Unions demand urgent action on health workers shortage and quality of care

Global trade union organization Public Services International concluded a survey which suggests most health workers are contemplating leaving their profession as global health workforce crisis intensifies

October 19, 2023 by Peoples Health Dispatch

Trade unions representing front-line health and care workers worldwide are demanding action on the global health workers’ shortage. This call comes after new data from Public Services International (PSI) revealed that a majority of existing staff are contemplating leaving their jobs due to extreme workloads and low salaries. 

The survey conducted by PSI has shown that 4 in 5 of the respondents regularly work beyond capacity, and three-quarters of them feel increasing pressure to do more with less. Among the members of PSI’s affiliates in Africa, 88% said they were exposed to increased pressures to take on more tasks, as did 70% of the respondents located in the Asia Pacific region.

With necessary positions remaining unfilled and nonexistent public policies that would regulate staffing ratios, or not properly implemented, health and care workers are also witnessing a decline in the quality of care. Almost half of all participants of the trade union organization’s survey in Latin America and the Caribbean said their employer had no safe staffing policy. In Africa, 44% of the survey’s participants said there was a safe staffing policy in place – but it wasn’t being fully respected. 

As a result of that, one in three of all the respondents reported seeing patients suffer due to the health workers’ shortage. Bill Muriuki, a medical doctor from Kenya, stated: “I have seen both staff and patients suffer due to the extreme shortage situation in the country. I was the only doctor in the casualty and emergency department of the biggest facility in the region and this would lead to situations for example where critically ill patients would come at night and would have to wait for me to report to work in the morning or on Monday if they came on the weekend.”

Like many of his co-workers, Muriuki seriously considered leaving his job, feeling that he was unable to do enough for his patients. His experience, mirrored by those of health workers in Argentina, Japan, Nepal, and other countries, underscores the necessity for governments to strengthen health services, including ramping up health and care workers’ training and improving employment conditions.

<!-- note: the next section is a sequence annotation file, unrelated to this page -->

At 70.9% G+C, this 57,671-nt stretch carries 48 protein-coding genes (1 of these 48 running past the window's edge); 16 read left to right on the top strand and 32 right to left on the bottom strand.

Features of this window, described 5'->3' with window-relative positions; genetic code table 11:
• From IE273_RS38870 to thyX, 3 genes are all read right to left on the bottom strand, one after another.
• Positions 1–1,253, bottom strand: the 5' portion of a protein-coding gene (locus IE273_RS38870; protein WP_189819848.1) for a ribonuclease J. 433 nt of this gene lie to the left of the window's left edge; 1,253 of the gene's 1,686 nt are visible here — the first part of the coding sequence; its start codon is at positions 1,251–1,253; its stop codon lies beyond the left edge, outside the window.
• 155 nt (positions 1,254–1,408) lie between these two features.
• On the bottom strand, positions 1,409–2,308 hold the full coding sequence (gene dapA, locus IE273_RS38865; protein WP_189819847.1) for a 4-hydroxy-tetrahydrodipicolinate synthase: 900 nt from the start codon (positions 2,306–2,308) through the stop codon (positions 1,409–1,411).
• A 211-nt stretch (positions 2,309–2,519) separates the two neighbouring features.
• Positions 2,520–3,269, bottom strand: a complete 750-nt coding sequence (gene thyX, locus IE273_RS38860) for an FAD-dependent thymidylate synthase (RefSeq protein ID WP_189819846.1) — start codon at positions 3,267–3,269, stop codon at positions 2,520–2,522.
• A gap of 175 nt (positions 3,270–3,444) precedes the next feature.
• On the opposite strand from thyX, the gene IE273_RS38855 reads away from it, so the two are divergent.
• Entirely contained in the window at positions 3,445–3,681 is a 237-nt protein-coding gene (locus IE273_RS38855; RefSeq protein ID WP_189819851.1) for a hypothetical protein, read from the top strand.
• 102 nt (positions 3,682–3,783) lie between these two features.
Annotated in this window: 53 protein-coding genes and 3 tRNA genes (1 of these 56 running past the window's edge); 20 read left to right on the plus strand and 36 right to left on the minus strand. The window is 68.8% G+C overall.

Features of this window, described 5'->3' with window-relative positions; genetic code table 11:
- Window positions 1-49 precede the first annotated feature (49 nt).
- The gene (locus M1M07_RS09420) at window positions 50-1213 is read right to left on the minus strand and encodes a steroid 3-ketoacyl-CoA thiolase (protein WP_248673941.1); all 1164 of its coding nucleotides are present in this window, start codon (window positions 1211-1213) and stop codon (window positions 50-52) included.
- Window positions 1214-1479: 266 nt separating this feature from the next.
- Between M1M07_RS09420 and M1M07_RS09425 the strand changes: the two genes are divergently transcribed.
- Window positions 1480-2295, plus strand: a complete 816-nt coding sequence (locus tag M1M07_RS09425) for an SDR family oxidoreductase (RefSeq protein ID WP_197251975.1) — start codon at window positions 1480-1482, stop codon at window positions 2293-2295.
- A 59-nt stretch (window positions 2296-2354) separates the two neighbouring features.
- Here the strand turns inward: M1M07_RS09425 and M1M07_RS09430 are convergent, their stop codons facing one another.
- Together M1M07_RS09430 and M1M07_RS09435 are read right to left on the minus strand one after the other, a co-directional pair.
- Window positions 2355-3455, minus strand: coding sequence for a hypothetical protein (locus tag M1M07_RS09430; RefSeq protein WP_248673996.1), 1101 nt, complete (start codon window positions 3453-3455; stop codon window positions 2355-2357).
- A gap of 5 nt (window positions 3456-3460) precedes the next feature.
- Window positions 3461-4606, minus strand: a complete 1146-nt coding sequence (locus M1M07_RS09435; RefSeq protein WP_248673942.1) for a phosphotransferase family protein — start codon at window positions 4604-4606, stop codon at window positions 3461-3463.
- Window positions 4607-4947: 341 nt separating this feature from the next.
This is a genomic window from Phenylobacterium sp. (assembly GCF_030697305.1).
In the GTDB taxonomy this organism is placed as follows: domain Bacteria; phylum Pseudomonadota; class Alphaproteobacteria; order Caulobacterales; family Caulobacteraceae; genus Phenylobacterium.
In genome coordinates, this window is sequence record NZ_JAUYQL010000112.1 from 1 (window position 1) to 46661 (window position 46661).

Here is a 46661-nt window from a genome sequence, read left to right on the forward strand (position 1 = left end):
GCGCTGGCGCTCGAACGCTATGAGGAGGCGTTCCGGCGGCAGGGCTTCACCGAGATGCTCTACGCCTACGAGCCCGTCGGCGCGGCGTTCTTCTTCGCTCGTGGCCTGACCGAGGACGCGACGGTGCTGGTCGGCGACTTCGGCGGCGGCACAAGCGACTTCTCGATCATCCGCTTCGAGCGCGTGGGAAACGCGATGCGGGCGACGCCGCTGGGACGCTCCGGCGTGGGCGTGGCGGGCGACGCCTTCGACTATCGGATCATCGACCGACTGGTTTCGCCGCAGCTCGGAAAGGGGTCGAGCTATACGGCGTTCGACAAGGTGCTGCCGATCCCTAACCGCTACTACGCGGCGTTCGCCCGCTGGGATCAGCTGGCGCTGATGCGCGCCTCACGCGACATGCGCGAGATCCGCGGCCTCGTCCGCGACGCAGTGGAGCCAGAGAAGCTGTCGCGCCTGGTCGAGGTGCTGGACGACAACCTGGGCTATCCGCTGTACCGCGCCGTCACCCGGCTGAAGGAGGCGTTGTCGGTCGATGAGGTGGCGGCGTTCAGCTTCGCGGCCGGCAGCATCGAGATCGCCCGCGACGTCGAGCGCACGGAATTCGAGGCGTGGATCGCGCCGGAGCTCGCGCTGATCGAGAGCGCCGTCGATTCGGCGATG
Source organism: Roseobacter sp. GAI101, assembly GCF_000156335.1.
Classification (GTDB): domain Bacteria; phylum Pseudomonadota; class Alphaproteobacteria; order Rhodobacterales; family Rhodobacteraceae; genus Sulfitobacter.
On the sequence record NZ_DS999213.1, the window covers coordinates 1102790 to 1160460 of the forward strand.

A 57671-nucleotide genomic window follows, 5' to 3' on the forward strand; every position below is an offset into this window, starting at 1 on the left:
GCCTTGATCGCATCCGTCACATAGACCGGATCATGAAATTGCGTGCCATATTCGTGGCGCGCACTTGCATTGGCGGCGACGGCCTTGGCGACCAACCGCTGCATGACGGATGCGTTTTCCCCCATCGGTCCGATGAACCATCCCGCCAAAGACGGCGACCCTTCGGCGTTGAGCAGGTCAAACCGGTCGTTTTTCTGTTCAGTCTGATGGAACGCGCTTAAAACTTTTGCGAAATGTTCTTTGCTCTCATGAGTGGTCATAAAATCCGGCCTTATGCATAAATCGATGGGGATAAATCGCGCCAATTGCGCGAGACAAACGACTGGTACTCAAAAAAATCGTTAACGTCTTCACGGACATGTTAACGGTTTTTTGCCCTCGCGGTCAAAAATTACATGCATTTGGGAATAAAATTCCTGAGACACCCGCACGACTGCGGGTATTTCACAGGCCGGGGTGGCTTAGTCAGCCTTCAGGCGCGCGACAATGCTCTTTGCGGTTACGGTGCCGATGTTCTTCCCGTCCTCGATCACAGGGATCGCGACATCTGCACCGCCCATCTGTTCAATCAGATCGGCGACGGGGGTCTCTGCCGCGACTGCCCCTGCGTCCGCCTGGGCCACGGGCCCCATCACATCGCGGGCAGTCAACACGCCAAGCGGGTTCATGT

Read: Community health workers in South Asia forge joint struggle for rights and recognition

In fact, while inadequate salaries remain among the top reasons of health workers’ discontent, it is bad working conditions that are at least equally responsible for mass resignations in health systems. More than 85% of PSI’s members in Africa ranked an improvement of working conditions as the best way to increase employment and improve care outcomes. In other regions covered by the survey, improving working conditions and increasing salaries are rated very closely. 

Looking at the results, it becomes clear that it will be impossible for governments to find a silver-bullet solution for health workers’ shortages. In order to address the problem adequately, they will have to tackle several pressing problems, including salary levels and working conditions, but also health workers’ participation in the workplace and on-the-job trainings.

“Just a few years ago, we celebrated our health workers as heroes. Now, the vast majority of these professionals feel betrayed by their leaders. Insufficient public investment in our healthcare systems is creating life threatening risks for both patients and staff. Skilled workers like these take time to train – we are perilously close to not having enough skilled staff to train the new staff we need. As shortages become more profound, the failures of band-aid solutions will become more acute”, warned Daniel Bertossa, PSI Assistant General Secretary, when the trade union organization announced the survey results.

As ministers work towards alleviating the burden created by the health workers’ shortage, PSI warned in a letter to health and finance ministers that it is crucial they do so by strengthening public health systems. In fact, most of the survey respondents explicitly stated that public investment is the way to improve the health care situation—not turning towards market-based or private provision. Over 70% of the participants in PSI’s survey in Africa, Latin America and the Caribbean said that government investment in universal health and care would create better conditions for both workers and people in their care.

Such a turn would also imply a radical change in how high-income countries have been dealing with the health workers’ shortage, relying on immigration from the Global South. This brain drain has left some regions, including Africa, with a health worker-to-patient ratio several times below those suggested by the World Health Organization (WHO). Meanwhile, OECD countries have recorded a 60% increase in the number of migrant health workers arriving in their health systems. 

The existing shortage of 15 million health workers, expected to worsen without decisive action, calls for a decisive break with the austerity and neoliberal policies that have undermined health services for decades. As the mobilizations of health and care workers around the world continue and intensify, PSI and its members demand from all governments that they honor the promises made during the COVID-19 pandemic. 

“You clapped for us, now we need you to act for us,” said Daniel Bertossa and Baba Aye, PSI Health Officer, in the conclusion of their letter to ministers. 

People’s Health Dispatch is a fortnightly bulletin published by the People’s Health Movement and Peoples Dispatch. For more articles and to subscribe to People’s Health Dispatch, click here.